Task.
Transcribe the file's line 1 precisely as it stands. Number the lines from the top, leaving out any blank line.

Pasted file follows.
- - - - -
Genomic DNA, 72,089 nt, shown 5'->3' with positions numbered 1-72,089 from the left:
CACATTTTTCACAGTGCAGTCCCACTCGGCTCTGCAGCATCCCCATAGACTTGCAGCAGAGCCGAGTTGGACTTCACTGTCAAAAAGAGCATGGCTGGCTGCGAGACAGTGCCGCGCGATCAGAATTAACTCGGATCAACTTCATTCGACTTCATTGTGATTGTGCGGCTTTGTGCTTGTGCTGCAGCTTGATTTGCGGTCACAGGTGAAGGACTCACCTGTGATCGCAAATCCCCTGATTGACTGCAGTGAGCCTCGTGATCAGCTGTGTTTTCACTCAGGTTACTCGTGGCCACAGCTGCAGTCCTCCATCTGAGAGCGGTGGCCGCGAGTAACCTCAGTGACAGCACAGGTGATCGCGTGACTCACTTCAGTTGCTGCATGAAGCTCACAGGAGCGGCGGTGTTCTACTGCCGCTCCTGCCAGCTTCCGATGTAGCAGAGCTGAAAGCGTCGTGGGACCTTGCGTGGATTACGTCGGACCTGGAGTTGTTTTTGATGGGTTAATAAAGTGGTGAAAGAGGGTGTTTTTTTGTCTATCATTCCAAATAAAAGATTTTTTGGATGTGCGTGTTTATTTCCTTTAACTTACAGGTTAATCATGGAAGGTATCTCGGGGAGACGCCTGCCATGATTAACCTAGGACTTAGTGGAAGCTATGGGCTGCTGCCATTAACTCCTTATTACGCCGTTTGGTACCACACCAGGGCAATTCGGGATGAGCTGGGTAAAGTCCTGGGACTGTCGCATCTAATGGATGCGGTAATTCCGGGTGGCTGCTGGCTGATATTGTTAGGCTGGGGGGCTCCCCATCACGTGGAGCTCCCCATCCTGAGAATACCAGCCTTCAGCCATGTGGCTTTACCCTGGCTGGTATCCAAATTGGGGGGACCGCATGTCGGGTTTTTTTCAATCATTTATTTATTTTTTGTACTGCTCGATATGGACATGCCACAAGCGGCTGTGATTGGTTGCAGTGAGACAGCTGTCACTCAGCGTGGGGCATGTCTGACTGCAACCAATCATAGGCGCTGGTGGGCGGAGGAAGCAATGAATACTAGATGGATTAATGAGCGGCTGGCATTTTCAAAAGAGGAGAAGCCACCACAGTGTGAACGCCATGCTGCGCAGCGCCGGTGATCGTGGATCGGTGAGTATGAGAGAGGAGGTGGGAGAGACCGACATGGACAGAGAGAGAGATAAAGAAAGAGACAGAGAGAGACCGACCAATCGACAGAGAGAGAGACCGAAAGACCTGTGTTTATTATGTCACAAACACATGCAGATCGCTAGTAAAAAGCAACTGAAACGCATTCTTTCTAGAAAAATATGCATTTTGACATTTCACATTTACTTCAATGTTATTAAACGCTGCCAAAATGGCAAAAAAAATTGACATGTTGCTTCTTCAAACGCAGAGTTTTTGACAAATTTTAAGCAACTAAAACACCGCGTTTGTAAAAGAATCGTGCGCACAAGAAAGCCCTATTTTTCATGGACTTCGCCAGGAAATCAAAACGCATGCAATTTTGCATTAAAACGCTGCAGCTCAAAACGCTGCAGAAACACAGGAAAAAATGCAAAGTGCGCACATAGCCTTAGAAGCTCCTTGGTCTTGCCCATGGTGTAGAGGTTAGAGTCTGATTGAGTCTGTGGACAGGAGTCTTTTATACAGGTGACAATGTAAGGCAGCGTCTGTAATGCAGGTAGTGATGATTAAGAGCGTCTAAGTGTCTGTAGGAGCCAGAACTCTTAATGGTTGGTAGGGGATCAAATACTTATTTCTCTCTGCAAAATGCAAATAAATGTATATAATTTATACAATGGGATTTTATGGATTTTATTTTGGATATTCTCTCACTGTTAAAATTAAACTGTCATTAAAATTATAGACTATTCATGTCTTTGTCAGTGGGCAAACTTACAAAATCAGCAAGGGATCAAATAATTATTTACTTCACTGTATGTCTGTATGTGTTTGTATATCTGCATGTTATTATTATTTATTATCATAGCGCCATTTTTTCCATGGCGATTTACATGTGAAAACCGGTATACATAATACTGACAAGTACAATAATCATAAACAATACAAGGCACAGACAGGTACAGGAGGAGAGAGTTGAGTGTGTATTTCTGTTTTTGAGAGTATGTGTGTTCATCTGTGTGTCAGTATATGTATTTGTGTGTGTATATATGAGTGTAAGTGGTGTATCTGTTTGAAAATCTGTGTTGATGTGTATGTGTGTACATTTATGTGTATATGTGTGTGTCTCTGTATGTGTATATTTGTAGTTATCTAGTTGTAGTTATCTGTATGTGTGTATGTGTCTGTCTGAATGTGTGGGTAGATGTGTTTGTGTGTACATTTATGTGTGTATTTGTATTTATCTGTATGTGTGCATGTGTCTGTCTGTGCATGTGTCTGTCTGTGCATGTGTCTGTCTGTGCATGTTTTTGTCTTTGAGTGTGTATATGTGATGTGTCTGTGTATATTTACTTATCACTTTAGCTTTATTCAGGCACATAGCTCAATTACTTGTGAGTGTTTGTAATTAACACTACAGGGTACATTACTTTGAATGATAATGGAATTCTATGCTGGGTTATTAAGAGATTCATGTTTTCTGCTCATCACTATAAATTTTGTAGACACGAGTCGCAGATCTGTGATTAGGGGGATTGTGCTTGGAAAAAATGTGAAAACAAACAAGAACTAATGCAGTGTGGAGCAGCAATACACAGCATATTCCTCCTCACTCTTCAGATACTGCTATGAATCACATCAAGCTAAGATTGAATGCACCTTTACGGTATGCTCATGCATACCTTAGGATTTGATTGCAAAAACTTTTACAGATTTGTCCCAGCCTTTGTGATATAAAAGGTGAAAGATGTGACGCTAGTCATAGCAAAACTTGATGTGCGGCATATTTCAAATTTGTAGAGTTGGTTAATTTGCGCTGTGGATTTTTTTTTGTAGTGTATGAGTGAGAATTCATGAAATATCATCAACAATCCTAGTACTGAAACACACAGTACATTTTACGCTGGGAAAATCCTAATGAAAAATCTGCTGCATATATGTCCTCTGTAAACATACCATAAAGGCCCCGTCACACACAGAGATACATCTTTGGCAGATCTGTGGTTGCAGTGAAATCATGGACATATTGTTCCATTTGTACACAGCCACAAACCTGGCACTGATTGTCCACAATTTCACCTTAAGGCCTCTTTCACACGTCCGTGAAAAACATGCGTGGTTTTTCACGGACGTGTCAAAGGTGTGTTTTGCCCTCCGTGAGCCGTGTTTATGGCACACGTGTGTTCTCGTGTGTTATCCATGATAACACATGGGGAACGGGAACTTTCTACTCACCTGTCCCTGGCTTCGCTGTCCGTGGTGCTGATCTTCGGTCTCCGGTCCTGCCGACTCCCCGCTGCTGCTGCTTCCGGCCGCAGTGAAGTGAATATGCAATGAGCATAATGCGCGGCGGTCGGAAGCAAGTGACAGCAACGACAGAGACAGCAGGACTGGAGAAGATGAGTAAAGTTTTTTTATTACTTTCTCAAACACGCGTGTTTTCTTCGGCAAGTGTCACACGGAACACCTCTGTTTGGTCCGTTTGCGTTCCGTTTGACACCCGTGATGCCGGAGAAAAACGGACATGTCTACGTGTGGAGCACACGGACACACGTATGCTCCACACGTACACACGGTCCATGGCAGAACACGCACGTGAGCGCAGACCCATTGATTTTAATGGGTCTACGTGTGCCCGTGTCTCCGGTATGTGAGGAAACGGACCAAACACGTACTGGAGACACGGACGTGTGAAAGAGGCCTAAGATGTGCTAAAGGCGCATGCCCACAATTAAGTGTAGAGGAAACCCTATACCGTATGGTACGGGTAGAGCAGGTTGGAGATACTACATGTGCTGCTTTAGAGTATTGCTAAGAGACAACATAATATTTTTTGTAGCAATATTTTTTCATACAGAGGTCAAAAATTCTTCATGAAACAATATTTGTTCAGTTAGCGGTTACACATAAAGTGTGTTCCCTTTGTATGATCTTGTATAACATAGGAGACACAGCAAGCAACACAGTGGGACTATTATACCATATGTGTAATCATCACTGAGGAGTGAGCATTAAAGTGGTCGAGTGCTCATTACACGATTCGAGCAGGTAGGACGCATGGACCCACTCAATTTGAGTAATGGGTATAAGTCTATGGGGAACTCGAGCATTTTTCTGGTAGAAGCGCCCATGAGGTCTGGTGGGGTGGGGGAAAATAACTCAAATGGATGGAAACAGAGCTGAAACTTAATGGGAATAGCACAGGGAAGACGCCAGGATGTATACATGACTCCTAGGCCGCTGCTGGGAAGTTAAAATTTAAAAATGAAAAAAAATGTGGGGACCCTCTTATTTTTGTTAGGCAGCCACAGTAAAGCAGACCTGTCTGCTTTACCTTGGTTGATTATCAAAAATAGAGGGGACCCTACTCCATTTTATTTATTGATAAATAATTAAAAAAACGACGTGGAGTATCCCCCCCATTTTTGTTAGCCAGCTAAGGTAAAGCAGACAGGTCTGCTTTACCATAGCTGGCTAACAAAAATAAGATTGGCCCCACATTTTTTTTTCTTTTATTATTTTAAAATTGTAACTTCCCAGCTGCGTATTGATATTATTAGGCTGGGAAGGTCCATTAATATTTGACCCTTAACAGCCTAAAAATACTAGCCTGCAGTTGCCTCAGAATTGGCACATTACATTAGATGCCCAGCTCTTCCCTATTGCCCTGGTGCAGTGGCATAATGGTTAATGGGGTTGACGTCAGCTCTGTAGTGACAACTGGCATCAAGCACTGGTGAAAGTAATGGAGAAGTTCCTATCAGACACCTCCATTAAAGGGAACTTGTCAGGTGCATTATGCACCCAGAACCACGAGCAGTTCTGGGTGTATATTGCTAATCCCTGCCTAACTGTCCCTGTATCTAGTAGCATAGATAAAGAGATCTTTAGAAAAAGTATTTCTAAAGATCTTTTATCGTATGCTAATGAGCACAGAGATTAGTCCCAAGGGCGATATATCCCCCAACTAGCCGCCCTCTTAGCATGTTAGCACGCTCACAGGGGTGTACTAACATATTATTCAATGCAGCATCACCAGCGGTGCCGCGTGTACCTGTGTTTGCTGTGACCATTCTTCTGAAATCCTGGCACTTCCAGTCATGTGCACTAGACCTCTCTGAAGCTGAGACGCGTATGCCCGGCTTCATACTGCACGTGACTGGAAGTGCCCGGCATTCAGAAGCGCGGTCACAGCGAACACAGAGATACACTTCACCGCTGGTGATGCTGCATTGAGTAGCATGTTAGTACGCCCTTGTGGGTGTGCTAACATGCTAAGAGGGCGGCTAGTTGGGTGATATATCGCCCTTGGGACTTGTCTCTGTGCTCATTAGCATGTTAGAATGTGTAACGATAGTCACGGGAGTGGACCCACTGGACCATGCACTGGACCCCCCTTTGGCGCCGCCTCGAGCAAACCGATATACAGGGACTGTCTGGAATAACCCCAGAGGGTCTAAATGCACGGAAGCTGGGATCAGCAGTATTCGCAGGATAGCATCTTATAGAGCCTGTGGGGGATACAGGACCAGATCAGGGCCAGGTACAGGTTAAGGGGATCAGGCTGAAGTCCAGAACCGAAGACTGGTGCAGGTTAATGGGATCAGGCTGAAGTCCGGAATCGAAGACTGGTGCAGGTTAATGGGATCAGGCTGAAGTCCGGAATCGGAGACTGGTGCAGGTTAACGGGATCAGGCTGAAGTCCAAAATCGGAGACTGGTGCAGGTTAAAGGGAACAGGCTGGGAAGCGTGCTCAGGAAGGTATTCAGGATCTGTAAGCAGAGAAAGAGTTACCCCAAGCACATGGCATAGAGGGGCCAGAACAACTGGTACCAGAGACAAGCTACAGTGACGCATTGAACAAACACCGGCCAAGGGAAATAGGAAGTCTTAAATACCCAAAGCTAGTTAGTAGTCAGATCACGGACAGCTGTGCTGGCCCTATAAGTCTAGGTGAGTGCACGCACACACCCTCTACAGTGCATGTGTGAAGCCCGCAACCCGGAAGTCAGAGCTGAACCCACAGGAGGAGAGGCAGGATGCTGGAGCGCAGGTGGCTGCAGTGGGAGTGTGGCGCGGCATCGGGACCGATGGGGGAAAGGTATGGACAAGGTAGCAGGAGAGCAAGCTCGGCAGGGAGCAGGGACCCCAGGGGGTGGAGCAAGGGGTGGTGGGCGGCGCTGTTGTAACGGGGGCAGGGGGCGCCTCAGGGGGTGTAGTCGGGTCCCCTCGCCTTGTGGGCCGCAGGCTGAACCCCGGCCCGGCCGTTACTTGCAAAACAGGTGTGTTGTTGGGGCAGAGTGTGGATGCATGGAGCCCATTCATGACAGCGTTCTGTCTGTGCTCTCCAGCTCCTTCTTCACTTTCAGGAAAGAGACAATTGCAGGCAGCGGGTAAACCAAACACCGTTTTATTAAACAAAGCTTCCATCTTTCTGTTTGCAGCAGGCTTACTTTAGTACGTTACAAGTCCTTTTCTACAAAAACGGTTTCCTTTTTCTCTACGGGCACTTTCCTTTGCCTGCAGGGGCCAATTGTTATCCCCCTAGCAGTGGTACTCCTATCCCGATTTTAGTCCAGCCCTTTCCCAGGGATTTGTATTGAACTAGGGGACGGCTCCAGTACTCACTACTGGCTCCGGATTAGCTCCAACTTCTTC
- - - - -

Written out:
Genomic DNA, 72,089 nt, shown 5'->3' with positions numbered 1-72,089 from the left: